Cloud-based renewals management software, iasset.com, has been on a roll picking up several key clients which has seen it go into the black for the first time since its launch in 2009.
Originally developed internally at Distribution Central in 2009 as a software system to assist the distributor with automating its renewals, it has since been spun out and run as a separate entity once its potential across the entire channel was realised, iasset.com president and CEO, Scott Frew, told ARN.
Read more in depth Telstra stories
"After a significant amount of investment over a long period of time, iasset.com is now in the black I'm happy to say. The last three months of the last quarter? Every one of them has been in the black. And we're going to go black this month too," he said.
"Best of all, a lot of that money is coming out of the USA. I expect another enterprise class customer onboard in the next couple of months out of the US."
He estimates that he is now spending 65 per cent of his time on iasset.com, and 35 per cent on Distribution Central, which is now mostly run by co-founder and managing director, Nick Verykios. It appears to be finally paying off.
iasset.com has picked up some key clients locally, including VMware and other majors he isn't allowed to name yet, estimating that today iasset.com manages over $7.5bn in assets across various companies in the IT channel internationally.
"Last year was all about shrinkwrapping and consolidating our code base. This year is more about engaging the Cloud guys who need to manage and license all the service providers across a bigger reseller base," he said.
"Some more modules coming down the pipe, but this year will be more about output. It will supply more information to resellers about where their business is at, and their recurring revenue streams."
Part of the problem for a lot of resellers in the marketplace, as the industry moves to more subscription and service models, is investment in their own structures and organisations, Frew believes.
"I do think there's a general lack of investment internally from resellers. They get their ERP system up, they get their CRM system up, and then they just go sell stuff. That's it.
"None of them have systems in place to ensure a renewals business -- that's where iasset steps in. Telstra, Optus, all the service providers are good at this because they come from a background of monthly billing. That's their go to market. But the smaller resellers are too used to the big chunky deals, with the big chunky commission cheques and they're always just looking for the next field of diamonds, instead of thinking long term.
"It requires a complete change in attitude. You may be a million dollars a year business, but now you're down to $50,000 per month to do the same job. So you really cant afford to lose a cent of that.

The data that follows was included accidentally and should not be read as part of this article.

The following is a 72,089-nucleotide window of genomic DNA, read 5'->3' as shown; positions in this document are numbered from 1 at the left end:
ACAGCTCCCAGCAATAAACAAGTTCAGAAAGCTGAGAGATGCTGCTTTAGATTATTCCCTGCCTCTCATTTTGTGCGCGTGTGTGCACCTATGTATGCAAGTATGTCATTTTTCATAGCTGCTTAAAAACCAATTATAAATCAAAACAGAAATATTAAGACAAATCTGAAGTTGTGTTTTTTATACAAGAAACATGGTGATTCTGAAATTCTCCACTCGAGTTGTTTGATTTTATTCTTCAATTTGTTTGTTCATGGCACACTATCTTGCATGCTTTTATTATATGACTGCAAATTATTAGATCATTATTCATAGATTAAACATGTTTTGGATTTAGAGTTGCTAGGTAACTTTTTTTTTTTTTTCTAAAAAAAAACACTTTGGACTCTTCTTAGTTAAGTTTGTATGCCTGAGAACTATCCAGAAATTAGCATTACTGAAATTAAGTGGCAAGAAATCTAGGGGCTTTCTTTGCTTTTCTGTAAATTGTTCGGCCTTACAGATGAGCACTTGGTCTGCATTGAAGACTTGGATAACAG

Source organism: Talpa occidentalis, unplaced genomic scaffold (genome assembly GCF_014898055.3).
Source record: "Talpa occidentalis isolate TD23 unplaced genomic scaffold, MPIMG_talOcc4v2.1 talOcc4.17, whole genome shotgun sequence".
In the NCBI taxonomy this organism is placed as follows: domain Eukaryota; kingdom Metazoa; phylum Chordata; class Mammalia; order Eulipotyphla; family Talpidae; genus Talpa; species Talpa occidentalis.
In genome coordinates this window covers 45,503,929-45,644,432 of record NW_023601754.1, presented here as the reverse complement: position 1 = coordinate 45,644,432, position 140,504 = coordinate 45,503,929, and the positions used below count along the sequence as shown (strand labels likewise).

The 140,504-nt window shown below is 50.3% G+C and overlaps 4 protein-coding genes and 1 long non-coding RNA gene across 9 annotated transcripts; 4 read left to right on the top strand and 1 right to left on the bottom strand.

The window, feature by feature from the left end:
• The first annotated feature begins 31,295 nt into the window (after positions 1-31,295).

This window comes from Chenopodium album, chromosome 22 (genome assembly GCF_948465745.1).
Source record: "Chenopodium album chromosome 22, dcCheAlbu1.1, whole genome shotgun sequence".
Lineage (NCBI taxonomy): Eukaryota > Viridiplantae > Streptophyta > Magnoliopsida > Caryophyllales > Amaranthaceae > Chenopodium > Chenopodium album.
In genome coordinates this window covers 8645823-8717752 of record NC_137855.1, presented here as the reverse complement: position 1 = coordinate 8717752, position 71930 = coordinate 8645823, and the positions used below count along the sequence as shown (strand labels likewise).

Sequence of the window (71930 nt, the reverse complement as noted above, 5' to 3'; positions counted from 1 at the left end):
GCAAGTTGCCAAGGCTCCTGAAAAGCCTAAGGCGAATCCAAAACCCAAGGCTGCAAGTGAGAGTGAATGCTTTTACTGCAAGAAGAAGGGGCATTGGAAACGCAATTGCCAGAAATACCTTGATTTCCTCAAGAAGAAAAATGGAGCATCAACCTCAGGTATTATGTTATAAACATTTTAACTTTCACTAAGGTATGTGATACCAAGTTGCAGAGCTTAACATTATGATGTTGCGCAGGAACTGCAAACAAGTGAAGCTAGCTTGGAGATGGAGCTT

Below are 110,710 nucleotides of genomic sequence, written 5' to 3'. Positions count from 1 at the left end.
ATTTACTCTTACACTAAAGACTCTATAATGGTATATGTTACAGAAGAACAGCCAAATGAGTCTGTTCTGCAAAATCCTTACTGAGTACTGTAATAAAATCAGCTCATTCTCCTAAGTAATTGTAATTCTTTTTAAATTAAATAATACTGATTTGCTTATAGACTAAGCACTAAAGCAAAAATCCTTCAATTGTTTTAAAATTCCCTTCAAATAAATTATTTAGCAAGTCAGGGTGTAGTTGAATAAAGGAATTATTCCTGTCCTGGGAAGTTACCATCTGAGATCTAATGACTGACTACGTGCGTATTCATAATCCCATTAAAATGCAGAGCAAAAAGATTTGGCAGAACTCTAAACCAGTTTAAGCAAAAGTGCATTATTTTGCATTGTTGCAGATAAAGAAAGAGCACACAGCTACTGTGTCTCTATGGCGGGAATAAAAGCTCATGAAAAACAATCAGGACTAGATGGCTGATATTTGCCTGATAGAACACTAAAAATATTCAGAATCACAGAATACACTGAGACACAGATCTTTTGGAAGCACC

"That's where Cloud providers like iasset.com, Netsuite and Salesforce.com are all renting these enterprise class systems to run their businesses. That's where the pay off is."
As Distribution Central chairman (and founder) as well, Frew claims that the software boosted renewal rates from around 40-50 per cent to 80-90 per cent.
"It means we are now basically getting 50 per cent of our revenues covered before we even begin the year. That's what I built it to do, to automate this whole install base management piece.
"We're trying to get the resellers to get their heads around -- ignoring Cloud for the moment -- just the normal transactional stuff, keeping their customers up to date, and under maintenance and that sort of stuff."
iasset.com will also a key component of Distribution Central's Cloud offering which is due to launch in the next month or so.
Frew wants to step up iasset.com's reporting in 2015, focusing on producing more relevant stats and data for its customers to increase their cost efficiencies.
"Next month we'll start pushing some business intelligence out from the DC version of the engine to the resellers to try and get them to engage properly and start thinking about their business."
This will involve a lot more Big Data analytics within the system, to help produce relevant reports for customers -- such as which states are most successful.
"We want to look at what customers want, rather than them guessing and having to ask us for specific information."
IBM's Watson is the model Frew says would be ideal, but he considers it unaffordable for most small scale businesses.
"IBM's Watson system is something I'd kill to get into, but its so expensive I'm not even going to ring them. What you've got to do is look at all the unstructured data out there in the world and infer things from it.
"The static reports we're already producing are pretty good, but now we're now pushing out a state based asset index to the guys, to show if they're doing better or worse in a particular state with their install base. Business intelligence is what we're really focused on this year."